Fecklessness Meet Faithfulness

By Phares Gilchrist

A good Bible study should not just affect our immediate grasp of the subject matter, but should continue to rattle around in our thinking for not just days or weeks, but months and years. Such is the case with the recent study of Joshua in the Thursday women’s Bible study.

I have been taken into a deeper understanding of man’s, and my own, utter fecklessness. It is defined by a lack of initiative or strength of character. It is irresponsible.

You might think this would be depressing. It certainly could be if it were the end of the story. Not that it’s not breathtaking to see the stunning failure of Israel to carry out some simple instructions. Not always easy, but simple to understand. And not breezing by how their failure cast a light on my own deeply imbedded fecklessness. I had read Joshua and Judges earlier in the year on the Read Scripture app. It has well-done, artsy videos that help clarify the details. After our study, I went back and watched the videos again, and reread these books as well as 1 Samuel. No change. Still lots of gruesome killing and feckless behavior. 

Achan took plunder from Ai after being specifically told not to do so. Joshua cavalierly agreed to protect the Gibeonites, which left Israel exposed to harm. By not addressing the whole country in battle, the northern tribes grew in power and were able to threaten Israel. In each of these cases, God took what was feckless behavior on the part of Joshua and the rest and used the very failure to set them up for victory. In each of these cases, while God did deliver them, they paid the consequences of their disobedience.

Judges is an entire book devoted to the feckless behavior of those God has given amazing opportunity and calling. I Samuel shows us how Saul repeats the actions of the leaders in Joshua and decides to take matters into his own hands concerning plunder. David also fecklessly runs headstrong into sin.

In focusing on man’s failure, I miss the more salient point: God‘s plan continues its march to fruition in spite of an incredibly shallow and selfish people. And this is still the case. As I scan the landscape in today’s narrative of those following after God, it is a parade of feckless failure in the midst of God’s awesome faithfulness. Mega-church pastor after pastor stepping down for elevating his own view of how things should be handled, usually giving power to himself, and abusing that power when lording it over others, often with a design for sexual or monetary favor, frequently both. Those are the headlines, but they are repeated daily in churches across the country.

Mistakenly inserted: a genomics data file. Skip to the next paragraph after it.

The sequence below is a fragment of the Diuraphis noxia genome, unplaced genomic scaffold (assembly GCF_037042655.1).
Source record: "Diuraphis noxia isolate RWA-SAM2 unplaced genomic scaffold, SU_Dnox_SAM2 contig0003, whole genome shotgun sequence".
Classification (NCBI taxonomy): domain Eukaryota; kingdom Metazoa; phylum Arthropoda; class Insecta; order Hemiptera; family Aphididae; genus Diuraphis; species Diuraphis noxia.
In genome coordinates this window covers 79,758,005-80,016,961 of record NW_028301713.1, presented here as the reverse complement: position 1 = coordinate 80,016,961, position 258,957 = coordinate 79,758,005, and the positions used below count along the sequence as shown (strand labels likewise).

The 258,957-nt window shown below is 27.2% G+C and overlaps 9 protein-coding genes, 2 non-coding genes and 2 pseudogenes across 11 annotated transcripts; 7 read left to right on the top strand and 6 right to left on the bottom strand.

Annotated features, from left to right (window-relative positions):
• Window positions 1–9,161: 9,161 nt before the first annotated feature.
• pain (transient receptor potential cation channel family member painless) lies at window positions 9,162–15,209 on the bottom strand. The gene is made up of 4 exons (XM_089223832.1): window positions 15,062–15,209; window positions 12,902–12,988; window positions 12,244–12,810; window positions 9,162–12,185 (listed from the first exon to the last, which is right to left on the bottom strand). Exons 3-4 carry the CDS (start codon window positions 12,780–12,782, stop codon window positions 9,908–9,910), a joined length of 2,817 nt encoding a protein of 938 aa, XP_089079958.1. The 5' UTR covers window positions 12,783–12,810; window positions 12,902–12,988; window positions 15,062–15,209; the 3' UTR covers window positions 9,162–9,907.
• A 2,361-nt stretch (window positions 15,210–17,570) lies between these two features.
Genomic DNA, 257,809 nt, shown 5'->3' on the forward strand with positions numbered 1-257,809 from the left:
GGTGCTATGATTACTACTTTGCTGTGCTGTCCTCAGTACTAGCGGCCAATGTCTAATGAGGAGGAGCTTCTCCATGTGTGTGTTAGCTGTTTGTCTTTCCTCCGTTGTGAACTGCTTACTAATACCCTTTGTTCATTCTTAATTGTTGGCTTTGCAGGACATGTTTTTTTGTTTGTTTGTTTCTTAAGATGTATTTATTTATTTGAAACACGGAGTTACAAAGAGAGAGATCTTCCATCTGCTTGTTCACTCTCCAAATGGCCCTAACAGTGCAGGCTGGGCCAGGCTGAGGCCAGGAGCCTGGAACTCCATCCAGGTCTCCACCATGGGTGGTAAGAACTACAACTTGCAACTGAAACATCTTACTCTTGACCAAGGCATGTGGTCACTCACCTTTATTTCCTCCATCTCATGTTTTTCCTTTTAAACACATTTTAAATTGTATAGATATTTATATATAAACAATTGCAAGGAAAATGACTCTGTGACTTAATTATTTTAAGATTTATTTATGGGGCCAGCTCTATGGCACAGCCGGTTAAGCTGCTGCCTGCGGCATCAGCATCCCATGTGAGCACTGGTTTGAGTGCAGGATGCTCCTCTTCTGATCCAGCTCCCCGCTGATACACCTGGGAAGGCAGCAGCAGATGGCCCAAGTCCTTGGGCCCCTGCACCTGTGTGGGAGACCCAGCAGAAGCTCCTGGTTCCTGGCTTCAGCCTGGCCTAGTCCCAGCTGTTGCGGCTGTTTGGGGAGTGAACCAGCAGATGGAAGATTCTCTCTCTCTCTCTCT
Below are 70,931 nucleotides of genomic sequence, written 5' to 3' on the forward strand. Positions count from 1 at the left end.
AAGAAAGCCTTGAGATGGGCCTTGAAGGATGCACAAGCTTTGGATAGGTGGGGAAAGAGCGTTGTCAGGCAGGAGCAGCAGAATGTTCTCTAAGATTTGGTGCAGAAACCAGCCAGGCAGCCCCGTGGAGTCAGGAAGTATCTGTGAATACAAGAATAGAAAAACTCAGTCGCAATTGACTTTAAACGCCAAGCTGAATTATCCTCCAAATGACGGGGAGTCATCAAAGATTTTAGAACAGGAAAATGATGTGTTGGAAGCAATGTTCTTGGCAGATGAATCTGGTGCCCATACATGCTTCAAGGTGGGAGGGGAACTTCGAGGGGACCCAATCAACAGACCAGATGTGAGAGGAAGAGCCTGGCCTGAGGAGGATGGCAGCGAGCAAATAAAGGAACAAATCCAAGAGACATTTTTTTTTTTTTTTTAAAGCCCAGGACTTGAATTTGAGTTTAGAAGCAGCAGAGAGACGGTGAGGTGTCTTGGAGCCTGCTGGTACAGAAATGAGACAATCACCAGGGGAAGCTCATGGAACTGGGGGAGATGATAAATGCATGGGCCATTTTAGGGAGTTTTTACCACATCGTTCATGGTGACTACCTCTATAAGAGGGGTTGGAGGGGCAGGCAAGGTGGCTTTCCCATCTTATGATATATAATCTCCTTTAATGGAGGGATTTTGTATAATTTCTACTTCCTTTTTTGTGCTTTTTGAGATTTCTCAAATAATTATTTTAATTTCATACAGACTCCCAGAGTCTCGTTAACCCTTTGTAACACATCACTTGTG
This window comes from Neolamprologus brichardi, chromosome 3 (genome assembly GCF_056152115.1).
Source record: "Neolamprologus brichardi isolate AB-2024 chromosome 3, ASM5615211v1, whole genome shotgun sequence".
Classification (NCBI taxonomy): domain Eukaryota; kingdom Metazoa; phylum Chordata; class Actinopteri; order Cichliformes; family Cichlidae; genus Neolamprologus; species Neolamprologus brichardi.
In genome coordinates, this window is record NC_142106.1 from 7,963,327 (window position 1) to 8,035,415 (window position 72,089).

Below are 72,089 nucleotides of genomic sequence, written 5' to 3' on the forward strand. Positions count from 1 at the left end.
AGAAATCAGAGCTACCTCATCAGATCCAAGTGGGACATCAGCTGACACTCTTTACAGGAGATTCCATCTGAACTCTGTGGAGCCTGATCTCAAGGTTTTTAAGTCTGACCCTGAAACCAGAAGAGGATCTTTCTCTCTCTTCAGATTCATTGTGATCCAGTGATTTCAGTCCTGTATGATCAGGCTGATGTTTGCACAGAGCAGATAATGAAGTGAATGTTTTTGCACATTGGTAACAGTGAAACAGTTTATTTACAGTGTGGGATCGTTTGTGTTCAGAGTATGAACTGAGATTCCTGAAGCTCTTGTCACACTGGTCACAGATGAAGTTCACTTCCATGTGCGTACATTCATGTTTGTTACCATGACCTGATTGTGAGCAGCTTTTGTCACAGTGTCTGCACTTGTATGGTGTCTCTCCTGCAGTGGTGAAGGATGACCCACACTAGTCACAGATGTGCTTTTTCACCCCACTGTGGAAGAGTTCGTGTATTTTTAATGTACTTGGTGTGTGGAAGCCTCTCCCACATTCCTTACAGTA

The shallow response to this feckless behavior in today’s world would be to throw it over, call it an exercise in futility, and dismiss the entire endeavor as destined to failure. The result of this would be to miss the power of God to come into the mess and redeem it. He is committed to the mess, and has provided the means for redemption. 

In the midst of these thoughts on Joshua, I remembered one of my favorite verses in Hebrews. As I went to copy it, I read the verses before, in context. Stunned, I realized I had not been giving it its full context, and that it was related to Joshua:

For if Joshua had given them rest, He would not have spoken of another day after that. So there remains a Sabbath rest for the people of God. For the one who has entered His rest has himself also rested from his works, as God did from His. Therefore let us be diligent to enter that rest, so that no one will fall, through following the same example of disobedience. For the word of God is living and active and sharper than any two-edged sword, and piercing as far as the division of soul and spirit, of both joints and marrow, and able to judge the thoughts and intentions of the heart. 

Hebrews 4:8-12

Joshua and Judges and 1 Samuel continue to work in me with a living, active, and sharp surgery. It pierces my conscience with my own frailty and need for God’s absolute power and strength in my life. It realigns my thoughts and intentions with those of God. Instead of depressing me, it causes me to want to worship this very good and holy God, who relentlessly pursues me in spite of incredible fecklessness on my part.